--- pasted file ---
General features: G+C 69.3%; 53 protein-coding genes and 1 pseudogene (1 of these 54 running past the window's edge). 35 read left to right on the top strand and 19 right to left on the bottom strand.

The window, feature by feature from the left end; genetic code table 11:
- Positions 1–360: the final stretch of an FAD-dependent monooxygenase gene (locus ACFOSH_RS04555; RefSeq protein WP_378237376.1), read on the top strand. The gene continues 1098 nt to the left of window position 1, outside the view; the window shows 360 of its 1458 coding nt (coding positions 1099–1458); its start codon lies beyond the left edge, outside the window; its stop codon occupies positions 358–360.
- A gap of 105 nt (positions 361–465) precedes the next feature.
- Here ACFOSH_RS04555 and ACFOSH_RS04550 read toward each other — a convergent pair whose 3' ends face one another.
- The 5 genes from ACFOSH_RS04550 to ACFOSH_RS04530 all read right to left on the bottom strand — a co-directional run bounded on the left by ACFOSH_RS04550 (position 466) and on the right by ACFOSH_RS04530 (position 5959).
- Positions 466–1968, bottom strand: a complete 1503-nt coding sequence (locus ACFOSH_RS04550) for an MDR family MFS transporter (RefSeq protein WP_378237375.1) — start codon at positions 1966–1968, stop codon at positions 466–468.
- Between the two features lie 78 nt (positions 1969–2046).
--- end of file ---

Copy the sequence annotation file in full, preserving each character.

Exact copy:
General features: G+C 69.3%; 53 protein-coding genes and 1 pseudogene (1 of these 54 running past the window's edge). 35 read left to right on the top strand and 19 right to left on the bottom strand.

The window, feature by feature from the left end; genetic code table 11:
- Positions 1–360: the final stretch of an FAD-dependent monooxygenase gene (locus ACFOSH_RS04555; RefSeq protein WP_378237376.1), read on the top strand. The gene continues 1098 nt to the left of window position 1, outside the view; the window shows 360 of its 1458 coding nt (coding positions 1099–1458); its start codon lies beyond the left edge, outside the window; its stop codon occupies positions 358–360.
- A gap of 105 nt (positions 361–465) precedes the next feature.
- Here ACFOSH_RS04555 and ACFOSH_RS04550 read toward each other — a convergent pair whose 3' ends face one another.
- The 5 genes from ACFOSH_RS04550 to ACFOSH_RS04530 all read right to left on the bottom strand — a co-directional run bounded on the left by ACFOSH_RS04550 (position 466) and on the right by ACFOSH_RS04530 (position 5959).
- Positions 466–1968, bottom strand: a complete 1503-nt coding sequence (locus ACFOSH_RS04550) for an MDR family MFS transporter (RefSeq protein WP_378237375.1) — start codon at positions 1966–1968, stop codon at positions 466–468.
- Between the two features lie 78 nt (positions 1969–2046).